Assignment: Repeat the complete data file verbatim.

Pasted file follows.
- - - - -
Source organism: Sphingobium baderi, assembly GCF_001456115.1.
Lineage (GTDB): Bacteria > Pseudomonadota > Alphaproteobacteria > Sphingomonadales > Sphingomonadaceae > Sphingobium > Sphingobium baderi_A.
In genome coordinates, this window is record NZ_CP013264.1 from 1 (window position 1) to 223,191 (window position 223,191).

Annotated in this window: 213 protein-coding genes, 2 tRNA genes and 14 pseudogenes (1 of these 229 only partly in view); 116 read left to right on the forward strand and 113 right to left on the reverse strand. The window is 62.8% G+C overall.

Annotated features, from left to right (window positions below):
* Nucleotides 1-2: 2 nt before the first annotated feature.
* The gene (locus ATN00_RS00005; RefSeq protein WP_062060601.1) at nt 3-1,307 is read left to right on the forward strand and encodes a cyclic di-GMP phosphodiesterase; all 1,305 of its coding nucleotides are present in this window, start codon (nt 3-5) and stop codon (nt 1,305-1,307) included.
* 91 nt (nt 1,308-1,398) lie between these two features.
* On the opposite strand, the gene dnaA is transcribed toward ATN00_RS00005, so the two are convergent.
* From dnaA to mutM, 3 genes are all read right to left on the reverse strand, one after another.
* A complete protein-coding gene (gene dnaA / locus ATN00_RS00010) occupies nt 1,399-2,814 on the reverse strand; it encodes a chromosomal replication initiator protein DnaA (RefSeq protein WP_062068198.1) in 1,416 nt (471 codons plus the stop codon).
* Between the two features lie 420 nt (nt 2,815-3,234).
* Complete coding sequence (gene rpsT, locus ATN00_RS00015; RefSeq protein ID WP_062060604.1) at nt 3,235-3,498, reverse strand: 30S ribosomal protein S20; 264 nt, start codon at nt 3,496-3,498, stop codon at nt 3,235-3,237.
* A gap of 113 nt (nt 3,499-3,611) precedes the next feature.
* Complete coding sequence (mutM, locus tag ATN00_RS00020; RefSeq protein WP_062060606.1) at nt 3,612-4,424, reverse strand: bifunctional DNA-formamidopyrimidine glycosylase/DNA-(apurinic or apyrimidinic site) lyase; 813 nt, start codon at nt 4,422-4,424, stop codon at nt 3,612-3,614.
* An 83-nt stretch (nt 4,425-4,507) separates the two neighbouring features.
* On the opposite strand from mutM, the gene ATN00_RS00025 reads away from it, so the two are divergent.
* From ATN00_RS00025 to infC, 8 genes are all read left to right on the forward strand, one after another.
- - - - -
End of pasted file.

Source organism: Sphingobium baderi, assembly GCF_001456115.1.
Lineage (GTDB): Bacteria > Pseudomonadota > Alphaproteobacteria > Sphingomonadales > Sphingomonadaceae > Sphingobium > Sphingobium baderi_A.
In genome coordinates, this window is record NZ_CP013264.1 from 1 (window position 1) to 223,191 (window position 223,191).

Annotated in this window: 213 protein-coding genes, 2 tRNA genes and 14 pseudogenes (1 of these 229 only partly in view); 116 read left to right on the forward strand and 113 right to left on the reverse strand. The window is 62.8% G+C overall.

Annotated features, from left to right (window positions below):
* Nucleotides 1-2: 2 nt before the first annotated feature.
* The gene (locus ATN00_RS00005; RefSeq protein WP_062060601.1) at nt 3-1,307 is read left to right on the forward strand and encodes a cyclic di-GMP phosphodiesterase; all 1,305 of its coding nucleotides are present in this window, start codon (nt 3-5) and stop codon (nt 1,305-1,307) included.
* 91 nt (nt 1,308-1,398) lie between these two features.
* On the opposite strand, the gene dnaA is transcribed toward ATN00_RS00005, so the two are convergent.
* From dnaA to mutM, 3 genes are all read right to left on the reverse strand, one after another.
* A complete protein-coding gene (gene dnaA / locus ATN00_RS00010) occupies nt 1,399-2,814 on the reverse strand; it encodes a chromosomal replication initiator protein DnaA (RefSeq protein WP_062068198.1) in 1,416 nt (471 codons plus the stop codon).
* Between the two features lie 420 nt (nt 2,815-3,234).
* Complete coding sequence (gene rpsT, locus ATN00_RS00015; RefSeq protein ID WP_062060604.1) at nt 3,235-3,498, reverse strand: 30S ribosomal protein S20; 264 nt, start codon at nt 3,496-3,498, stop codon at nt 3,235-3,237.
* A gap of 113 nt (nt 3,499-3,611) precedes the next feature.
* Complete coding sequence (mutM, locus tag ATN00_RS00020; RefSeq protein WP_062060606.1) at nt 3,612-4,424, reverse strand: bifunctional DNA-formamidopyrimidine glycosylase/DNA-(apurinic or apyrimidinic site) lyase; 813 nt, start codon at nt 4,422-4,424, stop codon at nt 3,612-3,614.
* An 83-nt stretch (nt 4,425-4,507) separates the two neighbouring features.
* On the opposite strand from mutM, the gene ATN00_RS00025 reads away from it, so the two are divergent.
* From ATN00_RS00025 to infC, 8 genes are all read left to right on the forward strand, one after another.